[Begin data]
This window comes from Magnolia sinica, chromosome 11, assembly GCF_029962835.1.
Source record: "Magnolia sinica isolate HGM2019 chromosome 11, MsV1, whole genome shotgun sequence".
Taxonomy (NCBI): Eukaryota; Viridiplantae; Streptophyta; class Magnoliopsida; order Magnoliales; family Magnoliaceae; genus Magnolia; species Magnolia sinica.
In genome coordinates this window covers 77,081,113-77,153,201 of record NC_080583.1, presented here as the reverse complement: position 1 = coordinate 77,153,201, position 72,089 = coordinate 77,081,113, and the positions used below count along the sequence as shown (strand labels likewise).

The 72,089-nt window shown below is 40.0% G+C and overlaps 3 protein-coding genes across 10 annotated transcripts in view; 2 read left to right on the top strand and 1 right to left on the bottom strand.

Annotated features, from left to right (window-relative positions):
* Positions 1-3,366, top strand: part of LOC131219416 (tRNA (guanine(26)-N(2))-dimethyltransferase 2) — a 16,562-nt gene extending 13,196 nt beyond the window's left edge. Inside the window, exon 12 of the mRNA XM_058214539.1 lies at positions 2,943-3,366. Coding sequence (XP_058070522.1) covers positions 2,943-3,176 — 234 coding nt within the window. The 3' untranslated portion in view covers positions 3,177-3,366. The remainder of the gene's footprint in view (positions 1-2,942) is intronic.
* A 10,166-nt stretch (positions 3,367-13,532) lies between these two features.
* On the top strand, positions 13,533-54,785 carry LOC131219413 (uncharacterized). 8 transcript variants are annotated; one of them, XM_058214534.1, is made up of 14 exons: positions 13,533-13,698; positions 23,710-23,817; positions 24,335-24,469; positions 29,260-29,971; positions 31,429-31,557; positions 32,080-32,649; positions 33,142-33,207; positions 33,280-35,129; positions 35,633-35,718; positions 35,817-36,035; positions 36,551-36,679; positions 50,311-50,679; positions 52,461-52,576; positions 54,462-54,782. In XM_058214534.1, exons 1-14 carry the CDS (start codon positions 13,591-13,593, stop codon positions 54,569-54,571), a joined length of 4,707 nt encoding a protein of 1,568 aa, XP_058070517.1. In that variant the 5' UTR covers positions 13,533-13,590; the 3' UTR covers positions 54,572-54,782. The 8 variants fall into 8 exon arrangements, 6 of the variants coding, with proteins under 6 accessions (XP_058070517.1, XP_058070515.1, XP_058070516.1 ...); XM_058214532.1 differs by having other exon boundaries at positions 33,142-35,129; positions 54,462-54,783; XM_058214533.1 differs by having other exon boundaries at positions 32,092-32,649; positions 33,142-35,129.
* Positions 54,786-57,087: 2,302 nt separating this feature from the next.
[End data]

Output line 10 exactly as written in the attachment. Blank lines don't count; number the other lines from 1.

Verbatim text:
* Positions 54,786-57,087: 2,302 nt separating this feature from the next.